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The one school stat that nobody’s discussing

Teachers from Gillespie School 9301 S. State hold their strike signs over 90-94 Dan Ryan Expressway 93rd Street. Thursday Sept

Teachers from Gillespie School, 9301 S. State, hold their strike signs over the 90-94, the Dan Ryan Expressway at 93rd Street. Thursday Sept 13, 2012. | Brian Jackson~Sun-Times

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Updated: October 15, 2012 9:50AM



If I ran a hospital where 40 percent of the patients who checked in died rather than getting better, how long would you allow me to debate the details of our doctors’ salaries, our hospital care guidelines, or specific room amenities before you raised a finger and said, “Hey, let’s talk some about that 40 percent dying part. Because that would seem far more important than whether your doctors buy their own scrubs or not.”

That’s basically my attitude toward the spectacle of the 2012 Chicago teachers strike. Teaching is hard, and teachers deserve respect, and I am not saying that 160,000 of the current 400,000 Chicago public school students will drop out because they have lousy teachers. If I had to guess, I’d say for every student driven off by mediocre teaching — or no air conditioning, or lack of counselors — there’s another who would have been lost were it not for a great teacher. Maybe two.

But that dropout number sits there and ticks. I’ve seen it cited as high as 44 percent; as with all statistics, there’s an amazingly wide range of opinion regarding what the true figures are and what they represent.

Whatever the actual number, it’s been ignored lately — the only story I saw it in was mine, plus a William Bennett column quoting me (queasy company to keep, I admit). Maybe part of the game is we have to assume students want to learn, that they are coming to school to soak up good teaching. Otherwise, what’s the point of sweating all this? In light of 40 percent of students dropping out, why bother with teachers at all? Why not just hire security guards — cheaper, less training required — to keep an eye on teens as they sit in classrooms watching TV, awaiting the inevitable moment when they shrug and wander into the street to live whatever kind of life you can live without a diploma?

There is an argument that the crux of the problem isn’t really teachers, good, bad or indifferent; it’s parents. If your parents are paying attention to you and care about your education, then you’re generally going to be fine, no matter what kind of school you go to or what caliber of teachers you find there.

But if your mom’s a drug addict and your dad’s who knows where, then you could be set down in the front row of Freshman Success A01 at New Trier and you’d still most likely screw up, and quickly, too, because you couldn’t cope with this strange new world.

The Sun-Times did a survey, years ago, of kindergarten teachers, one that made a huge impression on me. It asked teachers to evaluate how prepared Chicago 5-year-olds are when they arrive for the first day of school.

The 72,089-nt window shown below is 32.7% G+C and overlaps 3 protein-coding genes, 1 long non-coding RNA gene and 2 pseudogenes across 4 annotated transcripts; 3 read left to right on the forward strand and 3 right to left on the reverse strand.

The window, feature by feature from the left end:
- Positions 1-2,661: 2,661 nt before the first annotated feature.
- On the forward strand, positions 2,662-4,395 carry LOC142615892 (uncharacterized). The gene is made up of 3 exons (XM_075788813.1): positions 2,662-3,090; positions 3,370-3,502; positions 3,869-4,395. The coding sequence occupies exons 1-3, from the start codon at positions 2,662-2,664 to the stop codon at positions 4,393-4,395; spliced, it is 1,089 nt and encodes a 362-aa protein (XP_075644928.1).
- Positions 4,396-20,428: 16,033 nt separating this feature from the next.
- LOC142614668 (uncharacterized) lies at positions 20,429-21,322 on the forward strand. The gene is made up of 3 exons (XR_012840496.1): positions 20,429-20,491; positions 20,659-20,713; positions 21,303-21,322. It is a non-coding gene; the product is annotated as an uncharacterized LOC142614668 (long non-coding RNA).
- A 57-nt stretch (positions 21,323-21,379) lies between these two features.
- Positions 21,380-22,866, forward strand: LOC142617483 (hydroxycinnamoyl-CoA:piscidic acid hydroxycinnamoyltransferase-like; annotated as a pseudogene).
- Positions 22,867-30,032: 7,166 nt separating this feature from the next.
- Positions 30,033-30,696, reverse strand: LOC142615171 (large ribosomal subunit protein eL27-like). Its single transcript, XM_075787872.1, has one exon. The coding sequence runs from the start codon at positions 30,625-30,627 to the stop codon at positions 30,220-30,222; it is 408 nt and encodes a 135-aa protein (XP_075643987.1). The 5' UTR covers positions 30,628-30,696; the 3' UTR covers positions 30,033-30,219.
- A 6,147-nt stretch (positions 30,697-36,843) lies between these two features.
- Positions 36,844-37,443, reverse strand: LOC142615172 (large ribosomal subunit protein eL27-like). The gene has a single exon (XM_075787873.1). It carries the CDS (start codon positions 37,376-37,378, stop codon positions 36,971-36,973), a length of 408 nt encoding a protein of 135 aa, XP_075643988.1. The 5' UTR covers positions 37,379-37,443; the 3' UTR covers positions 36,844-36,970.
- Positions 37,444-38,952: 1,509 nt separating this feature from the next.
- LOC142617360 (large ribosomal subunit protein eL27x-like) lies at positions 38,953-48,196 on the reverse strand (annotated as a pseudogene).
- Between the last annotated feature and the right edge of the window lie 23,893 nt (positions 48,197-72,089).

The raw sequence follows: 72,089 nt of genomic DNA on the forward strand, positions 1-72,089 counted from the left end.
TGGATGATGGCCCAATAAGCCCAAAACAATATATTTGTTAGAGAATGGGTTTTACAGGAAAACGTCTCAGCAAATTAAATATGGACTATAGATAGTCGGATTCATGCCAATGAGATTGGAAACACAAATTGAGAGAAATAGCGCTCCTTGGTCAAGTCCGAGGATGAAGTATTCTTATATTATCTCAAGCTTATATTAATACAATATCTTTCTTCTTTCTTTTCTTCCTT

There were kids who didn’t know their colors or couldn’t count to 10. Some kids didn’t know their own names, only what street tag they went by. The best teachers in the best schools in the world couldn’t help kids like that catch up, and while those were the exceptions, you can’t give teachers an impossible task and then punish them for not doing it. Which seems to be what often happens.

The dropout rate in Chicago is about 40 percent. Any idea, any clue what the national average dropout rate is? Brace yourself for another shocking figure that isn’t seen much:

About 30 percent. About a third, which is almost as bad as 40 percent. Something has gone very wrong in this country if we can’t get one out of three kids to finish high school.

Public high school, that is. Private schools are an entirely different matter. The National Catholic Education Association reports a dropout rate of 0.9 percent, or a 99.1 percent graduation rate. Why the difference? Is teaching so incredible at Catholic schools that their students are kept engaged and studying, then sent off to college with a fancy diploma and a pat on the head? Perhaps.

Or maybe any student whose parent cares enough and has the resources to get him or her into a private school is going to do well.

The strike is going to be resolved, maybe as early as Friday. If not, then next week, or eventually. What will not get resolved — we sure haven’t resolved it yet — is the staggering failure and human potential tragedy represented by that 40 percent dropout rate.

Why haven’t we? Because it’s hard. Because it cuts to the very core of society. Failure among Chicago public school kids is acceptable to the rest of the city and country because it’s not their kids. The dropouts don’t even look like their kids, generally.

On the national level, we have one party pretending we all begin at the same starting line, and anyone who gets ahead deserves it, while those who fall behind can be justly ignored. But that’s simply a lie. The playing field is skewed. My kids exist in an education-rich culture where students scramble over each other to strive, to succeed, to grow and learn. While a few miles away, 40 percent of students and their parents don’t even grasp that without a high school diploma, your chances are somewhere between little and none. That problem is going to exist long after the cheer goes up and the strike is over.



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